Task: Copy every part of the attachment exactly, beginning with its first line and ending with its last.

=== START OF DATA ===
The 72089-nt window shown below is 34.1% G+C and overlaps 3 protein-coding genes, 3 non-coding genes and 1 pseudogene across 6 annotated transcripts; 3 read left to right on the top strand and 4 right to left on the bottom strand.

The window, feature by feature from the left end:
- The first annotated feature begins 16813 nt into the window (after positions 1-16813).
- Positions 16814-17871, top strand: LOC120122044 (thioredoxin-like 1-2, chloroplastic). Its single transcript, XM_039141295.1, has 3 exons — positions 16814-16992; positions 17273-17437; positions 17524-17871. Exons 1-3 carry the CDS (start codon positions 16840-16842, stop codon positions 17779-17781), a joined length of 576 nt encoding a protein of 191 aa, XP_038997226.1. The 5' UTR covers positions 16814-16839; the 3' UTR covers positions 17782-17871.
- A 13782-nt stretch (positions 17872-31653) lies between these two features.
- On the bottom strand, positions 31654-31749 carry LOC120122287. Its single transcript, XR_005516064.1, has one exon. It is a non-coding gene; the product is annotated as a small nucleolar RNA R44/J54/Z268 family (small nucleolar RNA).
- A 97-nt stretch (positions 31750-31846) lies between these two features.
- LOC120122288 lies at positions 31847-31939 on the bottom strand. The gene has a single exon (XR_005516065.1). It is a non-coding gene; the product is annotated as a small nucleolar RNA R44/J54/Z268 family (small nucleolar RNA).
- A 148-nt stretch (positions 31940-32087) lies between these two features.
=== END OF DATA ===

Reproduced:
The 72089-nt window shown below is 34.1% G+C and overlaps 3 protein-coding genes, 3 non-coding genes and 1 pseudogene across 6 annotated transcripts; 3 read left to right on the top strand and 4 right to left on the bottom strand.

The window, feature by feature from the left end:
- The first annotated feature begins 16813 nt into the window (after positions 1-16813).
- Positions 16814-17871, top strand: LOC120122044 (thioredoxin-like 1-2, chloroplastic). Its single transcript, XM_039141295.1, has 3 exons — positions 16814-16992; positions 17273-17437; positions 17524-17871. Exons 1-3 carry the CDS (start codon positions 16840-16842, stop codon positions 17779-17781), a joined length of 576 nt encoding a protein of 191 aa, XP_038997226.1. The 5' UTR covers positions 16814-16839; the 3' UTR covers positions 17782-17871.
- A 13782-nt stretch (positions 17872-31653) lies between these two features.
- On the bottom strand, positions 31654-31749 carry LOC120122287. Its single transcript, XR_005516064.1, has one exon. It is a non-coding gene; the product is annotated as a small nucleolar RNA R44/J54/Z268 family (small nucleolar RNA).
- A 97-nt stretch (positions 31750-31846) lies between these two features.
- LOC120122288 lies at positions 31847-31939 on the bottom strand. The gene has a single exon (XR_005516065.1). It is a non-coding gene; the product is annotated as a small nucleolar RNA R44/J54/Z268 family (small nucleolar RNA).
- A 148-nt stretch (positions 31940-32087) lies between these two features.